More than a tenth of Douglas County's registered voters have already cast a ballot.
So far 3,073 residents either turned in an absentee ballot or voted early on Saturday.
Clerk-Treasurer Ted Thran said Saturday that there was a line up and down the hall of the historic Douglas County courthouse on Saturday morning.
In all, 1,636 people turned out to vote on Saturday, with 1,033 in Minden and 603 at Topaz Ranch Estates and Stateline. Early voting continues Monday.
Turnout between Republicans and Democrats in Douglas has been pretty even, with more of the county's Democrats voting early and a slightly larger percentage of Republicans turning in absentee ballots.
So far 6.3 percent of the county's 7,306 active Democratic voters cast an early vote compared to 6 percent of its 15,314 Republican voters. On the absentee side, 5.5 percent of Republicans cast a ballot compared to 5.4 percent of Democrats.
Turnout among independent and minor party voters was much lower in both categories.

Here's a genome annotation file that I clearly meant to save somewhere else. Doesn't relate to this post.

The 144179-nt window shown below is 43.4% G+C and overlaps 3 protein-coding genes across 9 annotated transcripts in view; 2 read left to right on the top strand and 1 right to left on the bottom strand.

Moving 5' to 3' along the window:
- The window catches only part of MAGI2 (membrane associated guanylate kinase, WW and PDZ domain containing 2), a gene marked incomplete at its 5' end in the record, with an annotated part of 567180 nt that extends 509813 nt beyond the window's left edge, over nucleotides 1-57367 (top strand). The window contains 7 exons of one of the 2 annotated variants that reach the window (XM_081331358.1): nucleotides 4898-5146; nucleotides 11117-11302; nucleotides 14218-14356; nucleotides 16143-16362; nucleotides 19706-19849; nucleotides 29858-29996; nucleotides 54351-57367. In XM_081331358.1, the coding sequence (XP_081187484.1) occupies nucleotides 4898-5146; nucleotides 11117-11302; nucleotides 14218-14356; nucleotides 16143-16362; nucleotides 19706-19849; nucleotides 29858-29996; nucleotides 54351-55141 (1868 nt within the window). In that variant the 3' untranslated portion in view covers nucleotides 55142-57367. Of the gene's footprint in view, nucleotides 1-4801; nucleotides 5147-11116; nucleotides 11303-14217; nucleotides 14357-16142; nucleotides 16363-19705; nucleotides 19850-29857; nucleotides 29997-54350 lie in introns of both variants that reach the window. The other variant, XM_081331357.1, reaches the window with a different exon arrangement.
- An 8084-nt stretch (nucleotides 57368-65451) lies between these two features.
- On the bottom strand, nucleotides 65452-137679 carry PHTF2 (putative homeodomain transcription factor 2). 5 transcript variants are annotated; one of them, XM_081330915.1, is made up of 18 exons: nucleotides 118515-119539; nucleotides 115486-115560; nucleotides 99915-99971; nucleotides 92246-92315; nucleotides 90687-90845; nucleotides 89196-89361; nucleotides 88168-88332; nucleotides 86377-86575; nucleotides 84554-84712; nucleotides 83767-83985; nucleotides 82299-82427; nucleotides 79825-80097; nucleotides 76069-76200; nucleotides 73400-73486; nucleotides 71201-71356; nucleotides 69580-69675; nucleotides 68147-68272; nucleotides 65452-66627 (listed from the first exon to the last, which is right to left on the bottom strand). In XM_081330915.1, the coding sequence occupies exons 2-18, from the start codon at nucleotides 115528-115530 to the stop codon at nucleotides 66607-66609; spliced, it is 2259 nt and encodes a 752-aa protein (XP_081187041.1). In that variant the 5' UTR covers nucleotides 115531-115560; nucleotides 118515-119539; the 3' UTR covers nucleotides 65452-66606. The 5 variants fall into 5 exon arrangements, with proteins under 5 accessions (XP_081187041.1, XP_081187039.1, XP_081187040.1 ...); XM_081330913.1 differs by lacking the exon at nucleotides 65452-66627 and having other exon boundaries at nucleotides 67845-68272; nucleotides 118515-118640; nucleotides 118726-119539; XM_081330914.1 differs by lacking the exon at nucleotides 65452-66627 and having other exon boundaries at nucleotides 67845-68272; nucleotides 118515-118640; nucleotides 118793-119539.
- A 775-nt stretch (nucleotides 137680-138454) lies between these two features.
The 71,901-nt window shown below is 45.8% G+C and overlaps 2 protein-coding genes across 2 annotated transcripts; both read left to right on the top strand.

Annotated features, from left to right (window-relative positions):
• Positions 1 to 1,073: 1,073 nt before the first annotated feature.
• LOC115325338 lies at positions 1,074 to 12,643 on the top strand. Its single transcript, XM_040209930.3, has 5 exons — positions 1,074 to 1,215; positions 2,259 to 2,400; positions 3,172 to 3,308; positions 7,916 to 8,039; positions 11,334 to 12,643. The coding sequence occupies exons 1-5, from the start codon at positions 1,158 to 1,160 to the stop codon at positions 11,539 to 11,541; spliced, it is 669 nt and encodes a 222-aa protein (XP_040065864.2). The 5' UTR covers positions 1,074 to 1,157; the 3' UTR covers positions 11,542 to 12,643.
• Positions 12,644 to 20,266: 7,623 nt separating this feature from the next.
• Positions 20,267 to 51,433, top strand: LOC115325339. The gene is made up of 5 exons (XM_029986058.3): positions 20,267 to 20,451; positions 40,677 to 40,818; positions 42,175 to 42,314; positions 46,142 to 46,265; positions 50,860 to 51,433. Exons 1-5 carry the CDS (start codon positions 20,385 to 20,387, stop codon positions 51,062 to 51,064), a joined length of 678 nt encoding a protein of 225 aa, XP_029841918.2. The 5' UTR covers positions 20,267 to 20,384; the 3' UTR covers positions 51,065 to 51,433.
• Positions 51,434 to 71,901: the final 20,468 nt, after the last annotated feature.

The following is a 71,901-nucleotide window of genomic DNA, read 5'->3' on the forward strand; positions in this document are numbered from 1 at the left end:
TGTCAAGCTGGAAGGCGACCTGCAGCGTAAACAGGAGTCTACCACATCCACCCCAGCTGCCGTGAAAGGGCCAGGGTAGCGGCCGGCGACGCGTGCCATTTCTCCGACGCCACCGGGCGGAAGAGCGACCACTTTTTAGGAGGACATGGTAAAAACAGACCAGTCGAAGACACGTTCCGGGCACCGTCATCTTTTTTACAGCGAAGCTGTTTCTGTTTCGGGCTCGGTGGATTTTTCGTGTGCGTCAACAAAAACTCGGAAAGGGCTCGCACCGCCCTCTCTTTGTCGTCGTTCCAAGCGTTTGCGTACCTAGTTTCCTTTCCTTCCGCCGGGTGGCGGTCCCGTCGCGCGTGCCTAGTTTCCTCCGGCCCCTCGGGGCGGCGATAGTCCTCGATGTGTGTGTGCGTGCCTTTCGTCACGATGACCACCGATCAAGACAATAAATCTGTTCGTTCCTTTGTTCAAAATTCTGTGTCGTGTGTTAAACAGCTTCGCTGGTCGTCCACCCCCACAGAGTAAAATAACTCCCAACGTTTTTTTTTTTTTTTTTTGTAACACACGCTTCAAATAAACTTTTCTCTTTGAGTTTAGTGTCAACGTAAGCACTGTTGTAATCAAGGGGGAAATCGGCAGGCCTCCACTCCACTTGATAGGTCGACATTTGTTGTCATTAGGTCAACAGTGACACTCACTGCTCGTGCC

Early voting will continue until Nov. 2, and will be open on Nevada Day, which is celebrated Oct. 26 this year.
The deadline to request an absentee ballot is Oct. 30. Absentee ballots must be received by the clerk by Election Day, Nov. 6, in order to be counted.
Douglas County continues to be the third highest voter count in the state, following only Clark and Washoe counties.
According to figures released by the Nevada Secretary of State on Friday, there were 33,868 total voters in the county.
Of those 17,257 were Republicans and 9,047 were Democrats. The largest minor party in the county continues to be the Independent Americans with 1,738 registered voters.
More than a sixth of the electorate, 5,383 voters are labeled inactive, which means that either the county received a returned mailing or some indication that the voter has moved.
Those voters are eligible to cast a ballot as long as they've met all other legal requirements.
If just the county's active voters are counted, it drops behind Lyon County and into fourth place.
Staunchly Republican, a Democratic candidate for president hasn't won Douglas County since Franklin Delano Roosevelt in 1932.